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Income tax bill paid by millennials hit record high last year – at £34.4bn

Publications featured in include: Accountancy Today and The Morning Account
  • Government spending in response to coronavirus could result in higher future tax bills for younger generations

Our research shows that the amount of income tax paid by millennials (individuals aged 23-39) in the UK hit a record high last year, increasing 13.4% to £34.4bn, up from £30.4bn* the previous year.

Millennials and the younger, Generation-Z may also face higher tax bills in the future to cover the dramatic increase in public expenditure that has accompanied the coronavirus lockdown.

The Government has introduced huge support packages to help businesses and individuals survive the economic impact of the coronavirus lockdown. The Office for Budget Responsibility estimates the Government could spend as much as £300bn over the next year alone

Millennials already face a rising tax burden due to a process called “fiscal drag”. This is where the thresholds at which people pay higher taxes, or tax and national insurance brackets increase at a slower rate than inflation putting more millennials onto higher tax rates.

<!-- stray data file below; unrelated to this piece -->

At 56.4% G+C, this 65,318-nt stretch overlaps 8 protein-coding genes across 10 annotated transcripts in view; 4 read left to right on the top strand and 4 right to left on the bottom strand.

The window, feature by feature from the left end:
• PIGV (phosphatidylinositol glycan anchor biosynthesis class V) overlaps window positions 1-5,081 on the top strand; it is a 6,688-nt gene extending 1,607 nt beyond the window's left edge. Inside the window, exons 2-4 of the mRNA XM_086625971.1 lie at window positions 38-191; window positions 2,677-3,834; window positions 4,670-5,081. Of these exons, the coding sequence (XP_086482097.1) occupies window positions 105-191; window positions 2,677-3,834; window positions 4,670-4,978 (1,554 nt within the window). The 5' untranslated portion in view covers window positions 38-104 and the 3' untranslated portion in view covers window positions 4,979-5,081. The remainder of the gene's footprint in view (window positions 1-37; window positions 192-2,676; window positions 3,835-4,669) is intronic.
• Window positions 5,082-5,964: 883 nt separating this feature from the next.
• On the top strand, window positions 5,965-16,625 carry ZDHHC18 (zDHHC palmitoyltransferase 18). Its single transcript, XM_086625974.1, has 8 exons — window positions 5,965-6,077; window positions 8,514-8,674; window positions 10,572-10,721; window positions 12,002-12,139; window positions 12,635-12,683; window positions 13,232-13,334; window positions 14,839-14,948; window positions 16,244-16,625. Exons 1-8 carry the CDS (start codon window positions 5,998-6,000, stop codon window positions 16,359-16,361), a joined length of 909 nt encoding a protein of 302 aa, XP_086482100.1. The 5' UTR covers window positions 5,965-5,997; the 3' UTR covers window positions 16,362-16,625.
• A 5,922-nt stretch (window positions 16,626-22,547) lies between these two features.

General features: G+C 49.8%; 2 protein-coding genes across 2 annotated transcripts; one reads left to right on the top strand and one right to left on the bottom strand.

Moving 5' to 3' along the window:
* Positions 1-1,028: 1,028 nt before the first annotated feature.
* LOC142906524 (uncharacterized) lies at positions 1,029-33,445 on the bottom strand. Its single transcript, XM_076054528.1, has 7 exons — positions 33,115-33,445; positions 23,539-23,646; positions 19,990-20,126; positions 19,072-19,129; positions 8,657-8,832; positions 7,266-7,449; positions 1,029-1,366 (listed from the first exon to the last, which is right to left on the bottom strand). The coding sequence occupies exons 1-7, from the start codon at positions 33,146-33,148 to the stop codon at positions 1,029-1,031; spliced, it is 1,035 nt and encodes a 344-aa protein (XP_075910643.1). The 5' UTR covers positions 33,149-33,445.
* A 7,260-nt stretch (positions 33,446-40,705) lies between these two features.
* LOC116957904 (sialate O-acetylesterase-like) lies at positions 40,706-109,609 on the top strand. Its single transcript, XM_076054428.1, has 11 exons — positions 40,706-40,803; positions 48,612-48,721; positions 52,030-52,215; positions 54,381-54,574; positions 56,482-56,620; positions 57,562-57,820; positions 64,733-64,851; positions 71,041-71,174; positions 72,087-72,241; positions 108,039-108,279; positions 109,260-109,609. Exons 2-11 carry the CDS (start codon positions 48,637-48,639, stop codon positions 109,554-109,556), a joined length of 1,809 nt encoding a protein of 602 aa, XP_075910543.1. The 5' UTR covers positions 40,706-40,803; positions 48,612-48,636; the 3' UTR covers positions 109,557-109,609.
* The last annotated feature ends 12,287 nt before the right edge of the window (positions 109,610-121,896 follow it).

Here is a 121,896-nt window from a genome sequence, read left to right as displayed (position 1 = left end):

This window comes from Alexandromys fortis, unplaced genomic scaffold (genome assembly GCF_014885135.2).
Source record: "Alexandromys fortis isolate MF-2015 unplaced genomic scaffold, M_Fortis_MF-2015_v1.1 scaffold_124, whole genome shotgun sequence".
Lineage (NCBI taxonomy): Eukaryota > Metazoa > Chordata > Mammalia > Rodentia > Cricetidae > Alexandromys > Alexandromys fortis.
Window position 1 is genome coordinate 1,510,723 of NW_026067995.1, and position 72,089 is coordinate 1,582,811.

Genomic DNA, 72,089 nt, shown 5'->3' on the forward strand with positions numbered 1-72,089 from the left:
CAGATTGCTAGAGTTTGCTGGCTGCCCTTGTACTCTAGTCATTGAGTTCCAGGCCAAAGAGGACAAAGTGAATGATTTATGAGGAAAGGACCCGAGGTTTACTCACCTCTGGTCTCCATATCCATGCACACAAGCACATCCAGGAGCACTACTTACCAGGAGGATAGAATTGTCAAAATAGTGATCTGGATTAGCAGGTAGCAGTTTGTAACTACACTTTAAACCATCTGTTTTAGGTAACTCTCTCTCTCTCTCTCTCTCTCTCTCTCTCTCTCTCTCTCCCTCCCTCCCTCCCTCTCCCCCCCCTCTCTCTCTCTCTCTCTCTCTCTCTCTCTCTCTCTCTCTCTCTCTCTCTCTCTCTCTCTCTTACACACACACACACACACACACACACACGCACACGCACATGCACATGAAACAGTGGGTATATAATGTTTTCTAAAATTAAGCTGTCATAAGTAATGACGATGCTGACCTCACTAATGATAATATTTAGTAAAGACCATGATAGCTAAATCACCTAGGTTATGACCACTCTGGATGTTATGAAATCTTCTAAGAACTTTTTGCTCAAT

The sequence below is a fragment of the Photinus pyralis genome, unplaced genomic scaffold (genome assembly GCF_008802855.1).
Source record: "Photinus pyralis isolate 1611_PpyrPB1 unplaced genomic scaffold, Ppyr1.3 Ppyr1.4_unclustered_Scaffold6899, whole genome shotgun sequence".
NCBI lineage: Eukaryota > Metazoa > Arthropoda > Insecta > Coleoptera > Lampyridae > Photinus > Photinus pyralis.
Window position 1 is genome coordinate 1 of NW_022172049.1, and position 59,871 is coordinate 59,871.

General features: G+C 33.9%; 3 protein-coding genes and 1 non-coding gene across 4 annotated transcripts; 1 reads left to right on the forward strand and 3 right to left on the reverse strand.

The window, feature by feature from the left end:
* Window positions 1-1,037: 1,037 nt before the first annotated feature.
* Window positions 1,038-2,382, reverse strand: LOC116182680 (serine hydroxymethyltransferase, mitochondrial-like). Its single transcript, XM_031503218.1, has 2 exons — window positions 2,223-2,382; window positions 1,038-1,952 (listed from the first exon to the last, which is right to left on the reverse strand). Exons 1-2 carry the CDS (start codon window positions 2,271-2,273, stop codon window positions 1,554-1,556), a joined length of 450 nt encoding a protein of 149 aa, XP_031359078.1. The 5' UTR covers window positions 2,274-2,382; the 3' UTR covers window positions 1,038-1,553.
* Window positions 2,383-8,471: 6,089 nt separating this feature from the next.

In addition, millennials are more likely to be hit by future rises to taxes such as NICs, which have been on the rise in recent years, than baby boomers. This is because older generations are more likely to have already retired, so do not pay NICs on their income (from their savings). Millennials are also more likely to be caught by any new restrictions on the amount that individuals can save tax free through pensions.

The amount of income tax paid by millennials has now increased 78% over the last five years, up from £19.3bn in 2013/14 – please see below.

Younger generations are also experiencing significant increases in income tax bills. Generation Z (individuals aged 23 and younger) saw a 112.9% increase to £0.35bn last year.

Currently, Generation X (individuals aged 39-55) has the biggest income tax bill at £79bn, increasing 5% from the year before. The income tax bill for baby boomers (individuals aged 55-74) decreased 2% to £55.5bn over the same period.

Neela Chauhan, private client services partner in our London office, says: “Rising salaries and static tax brackets mean millennials are paying more in income tax than ever before.”

“Massive coronavirus stimulus measures will have to be paid for at some point and it is likely that this will be done through higher future tax rates. This means that millennials and Generation Z will pick up most of the tab.”

“To help ease the burden on millennials, the Government needs to more regularly review income tax brackets. Failing to do this regularly enough cuts into the disposal income of millennials and in turn, reduces their ability to save or pay down debts.”

Income tax bill at record high for millennials at £34.4bn – amount of income tax paid broken down by age group

*HMRC – 2017/18 latest data available, year-end March 31
**Generation Z: Those born from 1997 onwards (23-younger)
Millennials: those born between 1981 and 1997 (39-23)
Generation X: those born between 1965 and 1981 (55-39)
Baby boomers: those born between 1946 and 1965 (74-55)
Silent generation: those born between 1928 and 1946 (92-74)